I agree with the previous responses, only I would add slightly stronger advice. The construction, "it seems not to be", is perfectly correct, and it is perfectly current too (i.e., not old fashioned). Nevertheless, when used outside of formal writing it sounds stilted or insistent.
Let me also give technical detail for anyone who enjoys it, and only for them. This pair of sentences from clapec is just one example of raising, a grammatical process. Because raising happens all over the place within English, while being used sparingly in most other languages, I think some readers will be glad to know more about it.
Raising applies to complex sentences (where one sentence contains another sentence) -- yes, getting very technical now. The following pairs of sentences show the process:
It seems not to be the case -> It doesn't seem to be the case.
It seemed (that) the noise got on his nerves -> The noise seemed to get on his nerves.
It seems that big hipped women turn him on the most -> Big hipped women seem to turn him on the most.
People consider that he is smart -> People consider him smart.
You "raise" a constituent like the noise from the "lower" (subordinate) clause to the "higher" (main) clause. Not originally modifies "to be", then it is made to modify "seem".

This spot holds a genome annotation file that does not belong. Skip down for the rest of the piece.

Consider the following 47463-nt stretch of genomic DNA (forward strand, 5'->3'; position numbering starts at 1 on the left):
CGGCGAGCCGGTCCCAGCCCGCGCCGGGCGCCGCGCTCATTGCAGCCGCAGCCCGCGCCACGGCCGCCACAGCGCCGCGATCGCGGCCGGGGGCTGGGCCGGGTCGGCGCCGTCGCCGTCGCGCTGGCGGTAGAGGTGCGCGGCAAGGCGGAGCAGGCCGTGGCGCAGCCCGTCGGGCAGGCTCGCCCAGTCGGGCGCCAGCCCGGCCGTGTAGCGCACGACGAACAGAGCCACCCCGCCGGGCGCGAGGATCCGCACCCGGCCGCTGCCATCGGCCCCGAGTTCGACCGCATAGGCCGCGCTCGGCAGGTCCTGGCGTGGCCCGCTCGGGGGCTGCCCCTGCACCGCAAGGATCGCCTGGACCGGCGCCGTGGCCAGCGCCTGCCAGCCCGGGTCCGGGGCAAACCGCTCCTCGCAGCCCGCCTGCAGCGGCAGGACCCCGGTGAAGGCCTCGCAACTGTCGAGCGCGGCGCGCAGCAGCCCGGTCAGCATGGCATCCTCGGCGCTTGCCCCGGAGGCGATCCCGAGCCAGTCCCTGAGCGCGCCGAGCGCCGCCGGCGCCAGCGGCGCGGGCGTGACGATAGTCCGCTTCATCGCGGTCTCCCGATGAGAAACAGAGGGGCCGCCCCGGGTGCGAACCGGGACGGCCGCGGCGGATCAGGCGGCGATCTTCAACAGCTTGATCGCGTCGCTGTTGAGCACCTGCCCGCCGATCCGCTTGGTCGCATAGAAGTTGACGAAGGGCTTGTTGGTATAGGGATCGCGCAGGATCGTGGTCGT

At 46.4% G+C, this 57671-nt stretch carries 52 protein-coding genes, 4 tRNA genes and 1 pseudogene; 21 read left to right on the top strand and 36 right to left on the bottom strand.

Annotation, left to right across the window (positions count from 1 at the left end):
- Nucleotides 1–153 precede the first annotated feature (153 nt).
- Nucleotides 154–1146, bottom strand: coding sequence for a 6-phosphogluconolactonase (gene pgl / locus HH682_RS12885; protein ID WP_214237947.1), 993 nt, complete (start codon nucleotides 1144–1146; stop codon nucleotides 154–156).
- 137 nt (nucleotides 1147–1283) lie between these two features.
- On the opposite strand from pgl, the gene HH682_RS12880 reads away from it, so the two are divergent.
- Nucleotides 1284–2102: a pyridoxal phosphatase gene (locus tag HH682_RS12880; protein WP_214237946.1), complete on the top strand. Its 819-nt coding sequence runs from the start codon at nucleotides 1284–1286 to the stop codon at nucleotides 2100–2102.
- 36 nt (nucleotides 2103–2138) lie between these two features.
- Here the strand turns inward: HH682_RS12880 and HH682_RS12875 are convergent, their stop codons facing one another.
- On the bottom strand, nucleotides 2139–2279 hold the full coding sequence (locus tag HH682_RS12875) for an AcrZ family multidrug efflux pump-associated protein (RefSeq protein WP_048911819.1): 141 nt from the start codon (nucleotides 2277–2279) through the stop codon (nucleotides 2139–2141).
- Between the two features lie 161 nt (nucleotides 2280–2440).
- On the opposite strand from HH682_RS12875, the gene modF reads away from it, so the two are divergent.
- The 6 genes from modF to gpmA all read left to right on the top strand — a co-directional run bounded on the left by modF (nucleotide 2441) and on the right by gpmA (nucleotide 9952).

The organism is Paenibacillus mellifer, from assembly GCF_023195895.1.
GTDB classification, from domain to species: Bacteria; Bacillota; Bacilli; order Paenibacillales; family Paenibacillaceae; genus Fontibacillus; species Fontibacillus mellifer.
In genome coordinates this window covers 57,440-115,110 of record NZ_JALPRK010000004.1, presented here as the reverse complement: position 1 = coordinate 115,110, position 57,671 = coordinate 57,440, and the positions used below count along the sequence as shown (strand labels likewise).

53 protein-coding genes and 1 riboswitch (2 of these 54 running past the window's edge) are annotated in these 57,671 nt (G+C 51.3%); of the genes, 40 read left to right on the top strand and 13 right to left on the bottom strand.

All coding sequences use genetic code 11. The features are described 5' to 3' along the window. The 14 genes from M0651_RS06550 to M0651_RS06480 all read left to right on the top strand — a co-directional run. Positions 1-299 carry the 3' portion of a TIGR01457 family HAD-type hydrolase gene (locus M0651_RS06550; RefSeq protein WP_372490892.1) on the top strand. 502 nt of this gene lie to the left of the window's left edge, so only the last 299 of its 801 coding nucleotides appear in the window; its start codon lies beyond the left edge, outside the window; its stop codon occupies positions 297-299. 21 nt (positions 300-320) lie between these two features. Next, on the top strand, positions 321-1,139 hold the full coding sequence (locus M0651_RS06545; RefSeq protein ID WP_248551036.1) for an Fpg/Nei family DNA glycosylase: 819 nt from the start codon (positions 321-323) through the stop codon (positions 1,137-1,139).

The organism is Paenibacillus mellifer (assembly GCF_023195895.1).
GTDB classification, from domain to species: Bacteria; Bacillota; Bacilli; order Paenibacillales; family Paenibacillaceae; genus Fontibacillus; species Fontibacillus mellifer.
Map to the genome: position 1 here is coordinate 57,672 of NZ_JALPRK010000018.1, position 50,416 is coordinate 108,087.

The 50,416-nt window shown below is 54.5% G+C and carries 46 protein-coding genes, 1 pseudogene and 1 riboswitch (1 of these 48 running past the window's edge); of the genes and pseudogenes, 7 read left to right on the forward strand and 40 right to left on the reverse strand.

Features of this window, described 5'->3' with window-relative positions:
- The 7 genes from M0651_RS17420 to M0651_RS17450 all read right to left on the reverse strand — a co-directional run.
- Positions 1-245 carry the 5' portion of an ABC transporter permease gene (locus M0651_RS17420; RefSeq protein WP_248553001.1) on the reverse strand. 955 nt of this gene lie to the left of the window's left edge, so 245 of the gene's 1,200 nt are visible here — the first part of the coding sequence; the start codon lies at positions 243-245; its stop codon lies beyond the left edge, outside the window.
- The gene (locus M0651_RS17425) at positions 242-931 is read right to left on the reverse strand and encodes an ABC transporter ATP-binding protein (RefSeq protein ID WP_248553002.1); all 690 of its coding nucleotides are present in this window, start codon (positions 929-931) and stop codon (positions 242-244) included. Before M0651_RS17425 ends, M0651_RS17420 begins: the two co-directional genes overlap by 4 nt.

Unfortunately, this neutralizes a meaning difference. If raising in "seem" sentences were not part of the landscape of English grammar, then "it does not seem to be the case" would entail "but on the other hand, it doesn't necessarily seem not to be the case, either". Preserving subtle differences in meaning is one thing that really drives prescriptive grammarians when they impose rules of grammar. To try to increase the sophistication of a language -- well, that is a nice idea. But what's the reality? Languages do things in disregard to elegance of thought. English does apply raising, and ambiguity is generated.